Unlike most monks, Dhammaloka stood out. Not only was he a European, but he openly criticised the corrupting influence of Christian missionaries in Burma, Thailand, Sri Lanka, Singapore, Malaysia and Cambodia. He travelled to all these places from his Rangoon base, attracting thousands with his public talks, in which he called on the people to resist the corrupting influences of alcohol, colonialism and Christianity - the three intertwined threats to their native culture and way of life, as he saw it.

He set up schools in numerous countries, offering free education; he fought the endemic sexual exploitation of Burmese women by colonial officials; and he saved children from being sold into slavery. He accused missionaries of bringing nothing but addiction and exploitation to the people. Through his Buddhist Tract Society, he printed and distributed millions of leaflets and pamphlets. As you might expect, he made many enemies in powerful places.

As his speaking tours grew, he began to be seen as a threat. While back in Ireland the seeds of rebellion were stirring, at the other end of the empire, Dhammaloka was openly criticising Asia's British overlords at mass meetings. His supporters were drawn from many ethnicities and strata of society. He was against empire, but was no xenophobic nationalist. Maybe he was forgotten in part because, later, Burmese nationalism had no use for a white European Irish monk. Today's xenophobic expressions of Buddhist nationalism had yet to arise.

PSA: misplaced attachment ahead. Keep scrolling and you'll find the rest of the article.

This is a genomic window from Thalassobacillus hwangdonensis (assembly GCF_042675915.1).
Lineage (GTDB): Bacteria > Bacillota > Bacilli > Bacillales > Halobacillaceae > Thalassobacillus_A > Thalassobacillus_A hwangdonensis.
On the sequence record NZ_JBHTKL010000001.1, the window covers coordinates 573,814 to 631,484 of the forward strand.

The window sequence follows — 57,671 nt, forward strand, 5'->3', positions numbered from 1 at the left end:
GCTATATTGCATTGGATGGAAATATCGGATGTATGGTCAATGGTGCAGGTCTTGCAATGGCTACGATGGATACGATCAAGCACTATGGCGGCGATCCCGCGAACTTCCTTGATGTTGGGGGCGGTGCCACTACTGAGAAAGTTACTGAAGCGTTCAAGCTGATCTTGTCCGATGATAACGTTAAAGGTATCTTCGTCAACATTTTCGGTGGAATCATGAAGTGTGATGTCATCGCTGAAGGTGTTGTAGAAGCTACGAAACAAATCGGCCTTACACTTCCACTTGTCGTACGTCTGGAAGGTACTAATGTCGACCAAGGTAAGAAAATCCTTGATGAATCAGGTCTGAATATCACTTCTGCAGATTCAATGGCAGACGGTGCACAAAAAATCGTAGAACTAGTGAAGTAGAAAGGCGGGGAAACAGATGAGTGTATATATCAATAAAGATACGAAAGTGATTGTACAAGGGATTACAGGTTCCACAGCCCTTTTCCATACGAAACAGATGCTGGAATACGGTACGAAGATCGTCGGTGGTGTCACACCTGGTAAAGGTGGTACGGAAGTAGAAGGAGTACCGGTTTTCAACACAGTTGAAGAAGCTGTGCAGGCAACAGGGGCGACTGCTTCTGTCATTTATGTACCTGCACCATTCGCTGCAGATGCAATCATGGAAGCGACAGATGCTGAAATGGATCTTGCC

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Contributing to the amnesia around Dhammaloka is also the fact that there is no record of his death. Facing charges of sedition, he fled from Burma and spent some time in Australia, before returning to Singapore. After the authorities went after him, he faked his own death and went quiet. He also seems to have been in and out of hospital with an unknown illness.

In an Irish context, Dhammaloka reminds us that our own story is much richer than is widely recognised. Although the book is called The Irish Buddhist, singular, in truth there are many: 10,000, according to the last census. I am one myself. There are also many Irish Muslims and Irish Jews; Irish Sikhs and Irish Hindus. And, increasingly, there are many Irish atheists.

Yet the myth persists that to be Irish is to be, first, an Irish Catholic or, second, an Irish Protestant. The authors of this book have done us a great service in challenging this viewpoint.

But our greatest indebtedness must go to Dhammaloka, the Booterstown Buddhist. His gift to Burma was to keep the flame of freedom and self-respect alive. His gift to us is a richer and truer understanding of who we really are.

Ian Kilroy lectures at the TU Dublin School of Media. He is a Zen Buddhist priest, teacher and founder of Zen Buddhism Ireland, and founding president of the Irish Buddhist Union.